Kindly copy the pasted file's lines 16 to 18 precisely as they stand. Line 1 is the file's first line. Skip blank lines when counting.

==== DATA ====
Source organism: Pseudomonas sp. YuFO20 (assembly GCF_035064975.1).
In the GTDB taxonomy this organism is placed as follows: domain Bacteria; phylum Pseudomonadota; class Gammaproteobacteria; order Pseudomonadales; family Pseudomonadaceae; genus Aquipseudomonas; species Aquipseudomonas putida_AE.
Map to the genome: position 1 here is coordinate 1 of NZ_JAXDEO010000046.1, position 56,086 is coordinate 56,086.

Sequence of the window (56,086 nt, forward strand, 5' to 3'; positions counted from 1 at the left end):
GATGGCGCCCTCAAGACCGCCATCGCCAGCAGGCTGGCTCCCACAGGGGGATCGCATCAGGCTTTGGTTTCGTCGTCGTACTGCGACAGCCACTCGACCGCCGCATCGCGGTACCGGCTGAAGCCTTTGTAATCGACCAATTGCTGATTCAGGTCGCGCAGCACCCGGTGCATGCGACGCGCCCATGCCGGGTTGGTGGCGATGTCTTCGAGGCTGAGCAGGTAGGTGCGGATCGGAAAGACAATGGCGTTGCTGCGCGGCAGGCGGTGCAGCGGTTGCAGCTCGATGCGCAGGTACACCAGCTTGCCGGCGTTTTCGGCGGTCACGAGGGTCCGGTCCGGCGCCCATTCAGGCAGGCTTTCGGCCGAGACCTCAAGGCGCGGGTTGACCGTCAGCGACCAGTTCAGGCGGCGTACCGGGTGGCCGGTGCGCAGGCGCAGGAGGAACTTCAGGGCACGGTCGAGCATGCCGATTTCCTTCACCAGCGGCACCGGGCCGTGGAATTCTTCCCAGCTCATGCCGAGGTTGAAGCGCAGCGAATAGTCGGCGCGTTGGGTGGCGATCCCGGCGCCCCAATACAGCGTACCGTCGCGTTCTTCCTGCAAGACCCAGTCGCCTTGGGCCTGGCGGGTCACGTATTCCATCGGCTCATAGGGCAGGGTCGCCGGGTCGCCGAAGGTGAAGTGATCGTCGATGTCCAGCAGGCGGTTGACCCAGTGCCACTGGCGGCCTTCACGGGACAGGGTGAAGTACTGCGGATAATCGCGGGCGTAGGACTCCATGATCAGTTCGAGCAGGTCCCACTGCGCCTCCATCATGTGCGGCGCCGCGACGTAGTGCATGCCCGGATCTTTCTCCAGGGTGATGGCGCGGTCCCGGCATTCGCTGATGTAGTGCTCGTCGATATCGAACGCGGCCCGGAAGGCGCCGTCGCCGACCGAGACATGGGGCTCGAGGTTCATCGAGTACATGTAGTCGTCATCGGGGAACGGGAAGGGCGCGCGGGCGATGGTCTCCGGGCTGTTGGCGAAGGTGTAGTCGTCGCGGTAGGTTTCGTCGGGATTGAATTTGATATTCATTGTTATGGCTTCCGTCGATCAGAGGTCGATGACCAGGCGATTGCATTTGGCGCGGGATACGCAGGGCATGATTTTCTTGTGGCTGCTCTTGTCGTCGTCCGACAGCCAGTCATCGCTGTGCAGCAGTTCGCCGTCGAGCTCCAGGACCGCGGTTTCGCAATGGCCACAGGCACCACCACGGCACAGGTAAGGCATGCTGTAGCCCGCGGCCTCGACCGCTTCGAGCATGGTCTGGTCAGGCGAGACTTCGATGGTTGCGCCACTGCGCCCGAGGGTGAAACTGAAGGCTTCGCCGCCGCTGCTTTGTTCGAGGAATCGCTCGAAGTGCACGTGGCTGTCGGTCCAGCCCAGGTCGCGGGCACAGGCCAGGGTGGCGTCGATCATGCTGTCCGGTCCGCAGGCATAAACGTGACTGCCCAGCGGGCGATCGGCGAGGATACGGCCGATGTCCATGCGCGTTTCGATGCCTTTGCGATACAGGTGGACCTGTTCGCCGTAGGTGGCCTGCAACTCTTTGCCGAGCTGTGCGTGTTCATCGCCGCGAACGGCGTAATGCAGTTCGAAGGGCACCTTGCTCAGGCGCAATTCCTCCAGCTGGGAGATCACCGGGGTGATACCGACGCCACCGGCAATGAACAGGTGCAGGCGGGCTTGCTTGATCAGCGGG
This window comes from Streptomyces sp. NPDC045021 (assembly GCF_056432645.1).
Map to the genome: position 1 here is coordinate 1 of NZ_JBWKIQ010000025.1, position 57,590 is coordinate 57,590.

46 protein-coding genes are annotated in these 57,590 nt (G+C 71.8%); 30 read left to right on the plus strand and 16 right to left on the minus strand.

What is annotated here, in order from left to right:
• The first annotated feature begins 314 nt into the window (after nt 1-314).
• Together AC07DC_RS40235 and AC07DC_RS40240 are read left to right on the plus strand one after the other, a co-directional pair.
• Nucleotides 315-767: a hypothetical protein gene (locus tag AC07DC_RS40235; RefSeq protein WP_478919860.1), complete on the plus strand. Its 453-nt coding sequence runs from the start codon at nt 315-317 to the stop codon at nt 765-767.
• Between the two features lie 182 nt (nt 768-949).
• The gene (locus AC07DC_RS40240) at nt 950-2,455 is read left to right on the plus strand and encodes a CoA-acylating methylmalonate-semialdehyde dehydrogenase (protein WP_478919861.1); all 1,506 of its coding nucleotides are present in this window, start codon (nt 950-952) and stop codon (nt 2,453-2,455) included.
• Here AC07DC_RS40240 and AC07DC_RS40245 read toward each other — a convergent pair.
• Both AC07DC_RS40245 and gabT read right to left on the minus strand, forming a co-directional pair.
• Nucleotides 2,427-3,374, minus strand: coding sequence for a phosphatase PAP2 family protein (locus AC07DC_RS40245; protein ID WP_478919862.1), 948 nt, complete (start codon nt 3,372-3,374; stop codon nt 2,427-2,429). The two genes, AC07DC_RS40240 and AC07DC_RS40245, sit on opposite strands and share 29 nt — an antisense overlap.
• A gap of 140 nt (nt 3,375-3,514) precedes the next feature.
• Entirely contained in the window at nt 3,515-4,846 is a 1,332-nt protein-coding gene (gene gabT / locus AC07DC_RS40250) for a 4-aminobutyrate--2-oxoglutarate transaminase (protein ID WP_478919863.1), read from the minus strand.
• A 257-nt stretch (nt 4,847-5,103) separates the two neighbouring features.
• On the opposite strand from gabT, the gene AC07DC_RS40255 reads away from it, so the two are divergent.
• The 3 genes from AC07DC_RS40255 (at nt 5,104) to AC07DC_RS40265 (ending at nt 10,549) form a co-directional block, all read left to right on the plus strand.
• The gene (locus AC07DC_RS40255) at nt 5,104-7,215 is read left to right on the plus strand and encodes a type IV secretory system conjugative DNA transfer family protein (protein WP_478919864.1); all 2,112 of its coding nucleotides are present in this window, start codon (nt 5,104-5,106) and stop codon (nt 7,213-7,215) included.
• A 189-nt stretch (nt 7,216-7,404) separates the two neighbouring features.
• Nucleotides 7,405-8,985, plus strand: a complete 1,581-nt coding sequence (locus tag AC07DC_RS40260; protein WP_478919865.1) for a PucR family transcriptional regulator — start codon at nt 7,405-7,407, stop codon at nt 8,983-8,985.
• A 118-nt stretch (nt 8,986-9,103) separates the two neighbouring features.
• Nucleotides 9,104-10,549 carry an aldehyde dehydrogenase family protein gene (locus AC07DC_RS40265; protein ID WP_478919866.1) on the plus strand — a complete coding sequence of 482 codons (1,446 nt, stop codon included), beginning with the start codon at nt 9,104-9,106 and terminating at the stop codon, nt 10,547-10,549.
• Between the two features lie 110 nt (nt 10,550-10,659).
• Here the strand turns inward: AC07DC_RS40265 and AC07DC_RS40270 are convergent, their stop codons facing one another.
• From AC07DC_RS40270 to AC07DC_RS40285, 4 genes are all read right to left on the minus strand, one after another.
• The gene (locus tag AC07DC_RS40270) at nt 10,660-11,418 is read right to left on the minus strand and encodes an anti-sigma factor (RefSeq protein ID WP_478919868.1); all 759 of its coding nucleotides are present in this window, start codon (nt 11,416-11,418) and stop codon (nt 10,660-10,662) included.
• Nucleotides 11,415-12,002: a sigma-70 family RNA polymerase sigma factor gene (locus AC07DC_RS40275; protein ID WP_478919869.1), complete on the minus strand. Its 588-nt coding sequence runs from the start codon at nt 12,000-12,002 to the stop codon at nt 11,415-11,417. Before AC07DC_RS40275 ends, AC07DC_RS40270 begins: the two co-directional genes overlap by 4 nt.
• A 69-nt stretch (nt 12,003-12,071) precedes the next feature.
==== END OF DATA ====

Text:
• Both AC07DC_RS40245 and gabT read right to left on the minus strand, forming a co-directional pair.
• Nucleotides 2,427-3,374, minus strand: coding sequence for a phosphatase PAP2 family protein (locus AC07DC_RS40245; protein ID WP_478919862.1), 948 nt, complete (start codon nt 3,372-3,374; stop codon nt 2,427-2,429). The two genes, AC07DC_RS40240 and AC07DC_RS40245, sit on opposite strands and share 29 nt — an antisense overlap.
• A gap of 140 nt (nt 3,375-3,514) precedes the next feature.